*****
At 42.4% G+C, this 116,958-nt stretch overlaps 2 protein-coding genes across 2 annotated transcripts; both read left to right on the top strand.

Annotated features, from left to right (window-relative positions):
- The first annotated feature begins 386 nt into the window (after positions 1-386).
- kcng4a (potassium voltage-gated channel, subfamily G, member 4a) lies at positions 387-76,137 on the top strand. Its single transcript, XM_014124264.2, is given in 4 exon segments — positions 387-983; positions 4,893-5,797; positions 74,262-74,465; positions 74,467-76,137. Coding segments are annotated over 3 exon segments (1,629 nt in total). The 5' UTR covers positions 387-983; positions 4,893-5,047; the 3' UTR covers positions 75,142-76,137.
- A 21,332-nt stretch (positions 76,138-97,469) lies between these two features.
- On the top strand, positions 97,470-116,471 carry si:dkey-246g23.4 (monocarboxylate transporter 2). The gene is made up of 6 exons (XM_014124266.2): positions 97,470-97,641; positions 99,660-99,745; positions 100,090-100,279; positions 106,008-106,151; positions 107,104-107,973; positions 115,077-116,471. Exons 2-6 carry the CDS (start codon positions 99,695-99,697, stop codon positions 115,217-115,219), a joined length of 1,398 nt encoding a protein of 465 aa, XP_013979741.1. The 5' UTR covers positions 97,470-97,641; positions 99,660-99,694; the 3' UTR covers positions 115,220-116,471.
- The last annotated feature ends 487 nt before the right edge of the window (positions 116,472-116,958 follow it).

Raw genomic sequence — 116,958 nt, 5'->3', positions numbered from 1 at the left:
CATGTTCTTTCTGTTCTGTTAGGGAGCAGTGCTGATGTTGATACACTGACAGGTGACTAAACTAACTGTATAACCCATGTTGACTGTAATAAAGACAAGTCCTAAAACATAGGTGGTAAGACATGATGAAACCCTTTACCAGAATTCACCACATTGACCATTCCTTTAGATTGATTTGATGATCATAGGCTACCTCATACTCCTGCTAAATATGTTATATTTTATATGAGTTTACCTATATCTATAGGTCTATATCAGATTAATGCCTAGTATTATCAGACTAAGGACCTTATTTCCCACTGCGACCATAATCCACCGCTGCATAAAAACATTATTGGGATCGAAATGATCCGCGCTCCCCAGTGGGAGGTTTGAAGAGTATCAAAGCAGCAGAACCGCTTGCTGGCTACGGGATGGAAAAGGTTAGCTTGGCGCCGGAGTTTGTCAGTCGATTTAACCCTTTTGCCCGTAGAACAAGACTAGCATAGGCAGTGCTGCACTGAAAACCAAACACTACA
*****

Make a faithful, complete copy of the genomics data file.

At 42.4% G+C, this 116,958-nt stretch overlaps 2 protein-coding genes across 2 annotated transcripts; both read left to right on the top strand.

Annotated features, from left to right (window-relative positions):
- The first annotated feature begins 386 nt into the window (after positions 1-386).
- kcng4a (potassium voltage-gated channel, subfamily G, member 4a) lies at positions 387-76,137 on the top strand. Its single transcript, XM_014124264.2, is given in 4 exon segments — positions 387-983; positions 4,893-5,797; positions 74,262-74,465; positions 74,467-76,137. Coding segments are annotated over 3 exon segments (1,629 nt in total). The 5' UTR covers positions 387-983; positions 4,893-5,047; the 3' UTR covers positions 75,142-76,137.
- A 21,332-nt stretch (positions 76,138-97,469) lies between these two features.
- On the top strand, positions 97,470-116,471 carry si:dkey-246g23.4 (monocarboxylate transporter 2). The gene is made up of 6 exons (XM_014124266.2): positions 97,470-97,641; positions 99,660-99,745; positions 100,090-100,279; positions 106,008-106,151; positions 107,104-107,973; positions 115,077-116,471. Exons 2-6 carry the CDS (start codon positions 99,695-99,697, stop codon positions 115,217-115,219), a joined length of 1,398 nt encoding a protein of 465 aa, XP_013979741.1. The 5' UTR covers positions 97,470-97,641; positions 99,660-99,694; the 3' UTR covers positions 115,220-116,471.
- The last annotated feature ends 487 nt before the right edge of the window (positions 116,472-116,958 follow it).

Raw genomic sequence — 116,958 nt, 5'->3', positions numbered from 1 at the left:
CATGTTCTTTCTGTTCTGTTAGGGAGCAGTGCTGATGTTGATACACTGACAGGTGACTAAACTAACTGTATAACCCATGTTGACTGTAATAAAGACAAGTCCTAAAACATAGGTGGTAAGACATGATGAAACCCTTTACCAGAATTCACCACATTGACCATTCCTTTAGATTGATTTGATGATCATAGGCTACCTCATACTCCTGCTAAATATGTTATATTTTATATGAGTTTACCTATATCTATAGGTCTATATCAGATTAATGCCTAGTATTATCAGACTAAGGACCTTATTTCCCACTGCGACCATAATCCACCGCTGCATAAAAACATTATTGGGATCGAAATGATCCGCGCTCCCCAGTGGGAGGTTTGAAGAGTATCAAAGCAGCAGAACCGCTTGCTGGCTACGGGATGGAAAAGGTTAGCTTGGCGCCGGAGTTTGTCAGTCGATTTAACCCTTTTGCCCGTAGAACAAGACTAGCATAGGCAGTGCTGCACTGAAAACCAAACACTACA